Gabrielle Kardon, Ph.D.
Professor; H.A. and Edna Benning Presidential Endowed Chair
How does muscle develop, regenerate, maintain, age, and evolve? These are the questions that drive our research. We focus on muscle stem cells because they are the source of all muscle. We focus on the muscle connective tissue because it provides the niche for muscle stem cells and is critical for muscle form and function. We study how interactions between muscle stem cells and the connective tissue orchestrate development of limb muscles and the diaphragm, regulate muscle regeneration after injury and viral infection, are the source of birth defects and fibrosis, and shape evolution of the musculoskeletal system.
Sefton EM, Gallardo M, Tobin CE, Collins BC, Colasanto MP, Merrell AJ, Kardon G. Fibroblast-derived Hgf controls recruitment and expansion of muscle during morphogenesis of the mammalian diaphragm. Elife. 2022 Sep 26;11:e74592. doi: 10.7554/eLife.74592.PMID: 36154712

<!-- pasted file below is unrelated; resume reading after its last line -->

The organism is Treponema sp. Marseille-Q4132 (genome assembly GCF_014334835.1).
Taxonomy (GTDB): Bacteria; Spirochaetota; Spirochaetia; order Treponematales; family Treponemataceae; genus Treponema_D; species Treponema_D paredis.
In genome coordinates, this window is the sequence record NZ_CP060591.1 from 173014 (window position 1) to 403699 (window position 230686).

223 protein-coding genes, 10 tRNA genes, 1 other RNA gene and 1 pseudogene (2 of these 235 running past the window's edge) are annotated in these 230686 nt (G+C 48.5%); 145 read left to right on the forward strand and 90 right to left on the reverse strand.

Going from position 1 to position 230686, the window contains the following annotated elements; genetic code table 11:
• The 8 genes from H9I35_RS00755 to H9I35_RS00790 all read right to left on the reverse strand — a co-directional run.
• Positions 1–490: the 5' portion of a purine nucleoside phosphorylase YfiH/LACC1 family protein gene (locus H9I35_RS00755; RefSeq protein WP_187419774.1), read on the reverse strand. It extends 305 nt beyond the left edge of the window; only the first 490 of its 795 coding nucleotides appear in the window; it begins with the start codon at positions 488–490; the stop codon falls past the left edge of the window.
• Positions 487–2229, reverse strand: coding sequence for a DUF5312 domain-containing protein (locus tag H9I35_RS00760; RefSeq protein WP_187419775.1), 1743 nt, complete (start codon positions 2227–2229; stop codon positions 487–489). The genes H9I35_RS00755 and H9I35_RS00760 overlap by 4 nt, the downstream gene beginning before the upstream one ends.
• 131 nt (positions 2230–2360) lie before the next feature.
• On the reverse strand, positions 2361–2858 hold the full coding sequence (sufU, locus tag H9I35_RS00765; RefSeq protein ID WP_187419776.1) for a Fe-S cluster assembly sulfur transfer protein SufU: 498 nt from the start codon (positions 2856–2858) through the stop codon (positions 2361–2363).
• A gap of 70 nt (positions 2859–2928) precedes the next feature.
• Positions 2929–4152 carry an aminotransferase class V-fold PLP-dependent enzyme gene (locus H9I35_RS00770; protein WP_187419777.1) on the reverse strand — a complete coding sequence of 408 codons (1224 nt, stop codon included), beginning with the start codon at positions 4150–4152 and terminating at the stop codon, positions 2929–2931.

Bogenschutz EL, Fox ZD, Farrell A, Wynn J, Moore B, Yu L, Aspelund G, Marth G, Yandell M. Shen Y, Chung WK, and Kardon G. 2020. Deep whole-genome sequencing of multiple proband tissues and parental blood reveals the complex genetic etiology of congenital diaphragmatic hernias. HGG Advances 1(1)
Sefton EM, M Gallardo, G Kardon. 2018. Developmental origin and morphogenesis of the diaphragm, an essential mammalian muscle. Developmental Biology 440(2):64-73
Keefe, AC, JA Lawson, SD Flygare, ZD Fox, MP Colasanto, SJ Mathew, M Yandell, G Kardon. 2015. Muscle stem cells contribute to myofibres in sedentary adult mice. Nature Communications (6): 1-11.
Merrell, AJ, BJ Ellis, ZD Fox, JA Lawson, JA Weiss, G Kardon. 2015. Muscle connective tissue controls development of the diaphragm and is a source of congenital diaphragmatic hernias. Nature Genetics 47(5): 496-505.
Complete list at MyBibliography
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